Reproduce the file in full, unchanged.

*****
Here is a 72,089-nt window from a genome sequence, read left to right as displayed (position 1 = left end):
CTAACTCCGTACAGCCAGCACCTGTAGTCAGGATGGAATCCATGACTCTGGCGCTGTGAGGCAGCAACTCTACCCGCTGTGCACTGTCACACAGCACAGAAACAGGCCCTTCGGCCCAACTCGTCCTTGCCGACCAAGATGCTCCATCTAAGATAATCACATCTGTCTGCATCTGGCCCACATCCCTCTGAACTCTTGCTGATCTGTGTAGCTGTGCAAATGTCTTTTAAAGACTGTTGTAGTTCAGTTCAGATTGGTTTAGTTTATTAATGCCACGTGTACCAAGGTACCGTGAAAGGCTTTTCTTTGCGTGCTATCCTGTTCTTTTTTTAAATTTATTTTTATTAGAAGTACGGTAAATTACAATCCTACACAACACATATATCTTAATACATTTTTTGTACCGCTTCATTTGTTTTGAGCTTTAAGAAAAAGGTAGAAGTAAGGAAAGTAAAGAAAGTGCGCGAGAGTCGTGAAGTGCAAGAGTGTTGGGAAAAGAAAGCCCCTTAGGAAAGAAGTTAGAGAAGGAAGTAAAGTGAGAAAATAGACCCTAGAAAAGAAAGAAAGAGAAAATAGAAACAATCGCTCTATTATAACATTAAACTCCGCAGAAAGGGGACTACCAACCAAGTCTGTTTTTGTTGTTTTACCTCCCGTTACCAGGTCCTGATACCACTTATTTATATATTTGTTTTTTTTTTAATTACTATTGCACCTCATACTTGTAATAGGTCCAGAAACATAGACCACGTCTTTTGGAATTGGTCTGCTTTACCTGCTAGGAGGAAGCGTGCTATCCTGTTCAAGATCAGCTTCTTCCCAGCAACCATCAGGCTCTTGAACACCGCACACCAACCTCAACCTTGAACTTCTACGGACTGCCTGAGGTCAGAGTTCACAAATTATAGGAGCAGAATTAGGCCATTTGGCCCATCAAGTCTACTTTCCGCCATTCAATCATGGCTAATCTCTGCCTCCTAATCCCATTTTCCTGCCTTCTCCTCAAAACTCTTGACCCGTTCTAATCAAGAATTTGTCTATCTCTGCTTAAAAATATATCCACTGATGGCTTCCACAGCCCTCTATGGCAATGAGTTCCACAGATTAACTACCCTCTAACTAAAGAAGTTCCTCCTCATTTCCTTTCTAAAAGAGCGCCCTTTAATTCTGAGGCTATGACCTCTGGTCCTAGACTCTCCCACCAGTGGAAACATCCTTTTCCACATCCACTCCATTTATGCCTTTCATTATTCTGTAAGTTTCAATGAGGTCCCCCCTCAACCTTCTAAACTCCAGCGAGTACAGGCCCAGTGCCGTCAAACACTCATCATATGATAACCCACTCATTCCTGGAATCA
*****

Here is a 72,089-nt window from a genome sequence, read left to right as displayed (position 1 = left end):
CTAACTCCGTACAGCCAGCACCTGTAGTCAGGATGGAATCCATGACTCTGGCGCTGTGAGGCAGCAACTCTACCCGCTGTGCACTGTCACACAGCACAGAAACAGGCCCTTCGGCCCAACTCGTCCTTGCCGACCAAGATGCTCCATCTAAGATAATCACATCTGTCTGCATCTGGCCCACATCCCTCTGAACTCTTGCTGATCTGTGTAGCTGTGCAAATGTCTTTTAAAGACTGTTGTAGTTCAGTTCAGATTGGTTTAGTTTATTAATGCCACGTGTACCAAGGTACCGTGAAAGGCTTTTCTTTGCGTGCTATCCTGTTCTTTTTTTAAATTTATTTTTATTAGAAGTACGGTAAATTACAATCCTACACAACACATATATCTTAATACATTTTTTGTACCGCTTCATTTGTTTTGAGCTTTAAGAAAAAGGTAGAAGTAAGGAAAGTAAAGAAAGTGCGCGAGAGTCGTGAAGTGCAAGAGTGTTGGGAAAAGAAAGCCCCTTAGGAAAGAAGTTAGAGAAGGAAGTAAAGTGAGAAAATAGACCCTAGAAAAGAAAGAAAGAGAAAATAGAAACAATCGCTCTATTATAACATTAAACTCCGCAGAAAGGGGACTACCAACCAAGTCTGTTTTTGTTGTTTTACCTCCCGTTACCAGGTCCTGATACCACTTATTTATATATTTGTTTTTTTTTTAATTACTATTGCACCTCATACTTGTAATAGGTCCAGAAACATAGACCACGTCTTTTGGAATTGGTCTGCTTTACCTGCTAGGAGGAAGCGTGCTATCCTGTTCAAGATCAGCTTCTTCCCAGCAACCATCAGGCTCTTGAACACCGCACACCAACCTCAACCTTGAACTTCTACGGACTGCCTGAGGTCAGAGTTCACAAATTATAGGAGCAGAATTAGGCCATTTGGCCCATCAAGTCTACTTTCCGCCATTCAATCATGGCTAATCTCTGCCTCCTAATCCCATTTTCCTGCCTTCTCCTCAAAACTCTTGACCCGTTCTAATCAAGAATTTGTCTATCTCTGCTTAAAAATATATCCACTGATGGCTTCCACAGCCCTCTATGGCAATGAGTTCCACAGATTAACTACCCTCTAACTAAAGAAGTTCCTCCTCATTTCCTTTCTAAAAGAGCGCCCTTTAATTCTGAGGCTATGACCTCTGGTCCTAGACTCTCCCACCAGTGGAAACATCCTTTTCCACATCCACTCCATTTATGCCTTTCATTATTCTGTAAGTTTCAATGAGGTCCCCCCTCAACCTTCTAAACTCCAGCGAGTACAGGCCCAGTGCCGTCAAACACTCATCATATGATAACCCACTCATTCCTGGAATCA